- Novel SPECT/CT Imaging to Evaluate a PPARγ Agonist for Reversing Pulmonary Hypertension in a Mouse Model of Systemic Sclerosis: Stephanie Thorn, Medical Research Scientist (Cardiovascular Medicine), will evaluate new non-invasive SPECT imaging techniques for fibrosis and angiogenesis to assess disease progression and potential treatment for systemic sclerosis.
More than 23 million people in the United States have autoimmune diseases, and the numbers continue to rise each year. A lack of clear understanding of their causes limits the development of safe and effective therapies and diagnostic tools. Researchers supported by the Colton Center will fill this knowledge gap.
Yale researchers say support from the new center has given them the opportunity to conduct high-risk, potentially transformative translational research that is too early to be considered by extramural funding agencies or industry partnerships. Since its creation in 2019 and the launch of researcher funding in 2020, the center has supported 15 projects, including those that have led to the development of intellectual property.
“The Colton Center has had a positive impact on our research program that goes beyond funding. This has directly influenced our scientific direction by encouraging us to examine the molecular processes underlying autoimmunity,” said Anna Marie Pyle, Sterling Professor of Molecular, Cellular, and Developmental Biology and Professor of Chemistry at Yale. “Until recently, work in my lab focused exclusively on the opposite problem: how the innate immune system is activated in response to viral infection. But now we wonder what happens when these same antiviral pathways become dysregulated, leading to autoimmune disorders.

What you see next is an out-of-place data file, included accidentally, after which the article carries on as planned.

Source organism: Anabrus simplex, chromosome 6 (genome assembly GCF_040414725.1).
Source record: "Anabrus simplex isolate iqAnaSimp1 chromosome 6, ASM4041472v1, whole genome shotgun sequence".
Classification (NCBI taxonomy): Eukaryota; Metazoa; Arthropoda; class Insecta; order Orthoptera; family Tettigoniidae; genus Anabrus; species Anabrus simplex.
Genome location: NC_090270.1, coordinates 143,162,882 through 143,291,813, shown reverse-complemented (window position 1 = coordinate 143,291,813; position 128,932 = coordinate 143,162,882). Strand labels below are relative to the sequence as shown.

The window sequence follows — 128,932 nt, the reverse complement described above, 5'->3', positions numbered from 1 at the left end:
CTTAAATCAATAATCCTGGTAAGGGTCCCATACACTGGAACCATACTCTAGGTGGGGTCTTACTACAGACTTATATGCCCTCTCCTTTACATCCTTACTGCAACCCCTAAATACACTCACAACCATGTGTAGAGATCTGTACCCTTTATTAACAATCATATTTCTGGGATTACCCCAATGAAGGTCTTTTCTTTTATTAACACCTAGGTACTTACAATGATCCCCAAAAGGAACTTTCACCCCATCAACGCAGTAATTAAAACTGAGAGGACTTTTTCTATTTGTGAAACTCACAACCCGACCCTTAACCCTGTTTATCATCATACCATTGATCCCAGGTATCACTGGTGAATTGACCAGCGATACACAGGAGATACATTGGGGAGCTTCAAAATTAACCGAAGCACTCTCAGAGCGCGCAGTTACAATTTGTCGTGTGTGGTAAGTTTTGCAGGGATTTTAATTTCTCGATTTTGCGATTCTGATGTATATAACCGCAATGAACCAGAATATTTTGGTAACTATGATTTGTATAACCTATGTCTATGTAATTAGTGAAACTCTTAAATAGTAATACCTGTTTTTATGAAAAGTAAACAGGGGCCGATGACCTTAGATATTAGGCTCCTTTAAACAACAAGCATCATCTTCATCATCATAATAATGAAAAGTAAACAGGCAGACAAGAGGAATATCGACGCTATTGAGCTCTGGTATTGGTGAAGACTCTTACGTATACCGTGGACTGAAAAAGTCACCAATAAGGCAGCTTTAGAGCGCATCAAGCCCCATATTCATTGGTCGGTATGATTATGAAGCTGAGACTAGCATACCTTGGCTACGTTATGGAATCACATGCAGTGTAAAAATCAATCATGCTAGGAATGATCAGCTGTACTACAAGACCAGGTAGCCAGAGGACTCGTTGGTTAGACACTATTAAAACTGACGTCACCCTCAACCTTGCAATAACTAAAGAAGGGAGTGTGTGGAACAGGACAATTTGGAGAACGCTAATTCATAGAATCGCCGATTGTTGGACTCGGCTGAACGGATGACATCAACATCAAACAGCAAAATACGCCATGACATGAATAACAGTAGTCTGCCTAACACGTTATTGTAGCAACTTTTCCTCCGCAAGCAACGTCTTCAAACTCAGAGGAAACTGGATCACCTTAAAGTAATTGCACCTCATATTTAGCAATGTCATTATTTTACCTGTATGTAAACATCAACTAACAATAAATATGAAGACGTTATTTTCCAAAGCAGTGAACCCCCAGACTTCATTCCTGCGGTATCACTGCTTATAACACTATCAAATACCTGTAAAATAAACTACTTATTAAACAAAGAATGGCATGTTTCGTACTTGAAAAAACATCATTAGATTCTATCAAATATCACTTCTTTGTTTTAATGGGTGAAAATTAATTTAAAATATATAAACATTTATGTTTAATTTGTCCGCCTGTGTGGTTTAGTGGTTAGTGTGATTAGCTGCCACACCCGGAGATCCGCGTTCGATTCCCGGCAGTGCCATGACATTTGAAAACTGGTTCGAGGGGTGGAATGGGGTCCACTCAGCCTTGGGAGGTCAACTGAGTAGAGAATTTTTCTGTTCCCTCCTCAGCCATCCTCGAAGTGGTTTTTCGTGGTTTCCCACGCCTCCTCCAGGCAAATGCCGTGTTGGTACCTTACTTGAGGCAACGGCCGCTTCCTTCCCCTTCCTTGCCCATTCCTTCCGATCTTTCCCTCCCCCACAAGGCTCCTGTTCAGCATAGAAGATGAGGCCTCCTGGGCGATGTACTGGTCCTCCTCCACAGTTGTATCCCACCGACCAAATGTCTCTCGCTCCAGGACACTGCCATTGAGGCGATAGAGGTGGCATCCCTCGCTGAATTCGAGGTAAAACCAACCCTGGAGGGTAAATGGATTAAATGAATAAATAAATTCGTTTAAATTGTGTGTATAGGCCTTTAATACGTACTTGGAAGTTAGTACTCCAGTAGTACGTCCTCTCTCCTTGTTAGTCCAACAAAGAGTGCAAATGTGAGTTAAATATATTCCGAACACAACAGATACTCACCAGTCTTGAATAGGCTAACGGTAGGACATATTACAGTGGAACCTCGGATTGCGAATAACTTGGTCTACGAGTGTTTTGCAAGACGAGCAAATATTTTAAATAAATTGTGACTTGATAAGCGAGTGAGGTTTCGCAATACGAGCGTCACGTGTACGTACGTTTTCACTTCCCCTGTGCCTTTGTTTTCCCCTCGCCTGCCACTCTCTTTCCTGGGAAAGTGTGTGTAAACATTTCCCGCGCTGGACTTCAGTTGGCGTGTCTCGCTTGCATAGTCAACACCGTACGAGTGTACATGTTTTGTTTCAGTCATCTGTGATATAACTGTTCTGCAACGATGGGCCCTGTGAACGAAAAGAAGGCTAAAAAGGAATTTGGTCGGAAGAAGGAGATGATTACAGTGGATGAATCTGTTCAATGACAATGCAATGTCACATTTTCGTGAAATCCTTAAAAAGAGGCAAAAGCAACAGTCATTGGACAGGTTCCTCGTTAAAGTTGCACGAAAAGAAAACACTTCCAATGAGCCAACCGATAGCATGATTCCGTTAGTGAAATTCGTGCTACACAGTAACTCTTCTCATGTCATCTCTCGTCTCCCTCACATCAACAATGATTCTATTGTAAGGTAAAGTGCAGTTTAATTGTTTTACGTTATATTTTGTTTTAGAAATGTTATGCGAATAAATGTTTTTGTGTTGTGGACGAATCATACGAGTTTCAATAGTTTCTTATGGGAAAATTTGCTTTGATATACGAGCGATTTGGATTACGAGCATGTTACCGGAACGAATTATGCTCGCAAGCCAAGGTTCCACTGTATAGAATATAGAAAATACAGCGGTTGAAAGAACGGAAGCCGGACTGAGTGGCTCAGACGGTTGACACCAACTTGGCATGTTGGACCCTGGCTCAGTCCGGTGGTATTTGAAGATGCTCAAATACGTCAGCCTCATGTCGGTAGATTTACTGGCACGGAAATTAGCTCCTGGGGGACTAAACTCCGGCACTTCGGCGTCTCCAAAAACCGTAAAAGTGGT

“By learning to fully tune the innate immune system (by developing tools to turn it off and on), one can develop robust pharmacological approaches to autoimmunity, antitumor responses, and panviral therapies.
The center also encourages interdisciplinary research that actively bridges the gap between research and application, said Dr. Joseph Craft, Paul B. Beeson Professor of Medicine at Yale, professor of immunobiology and director of the center.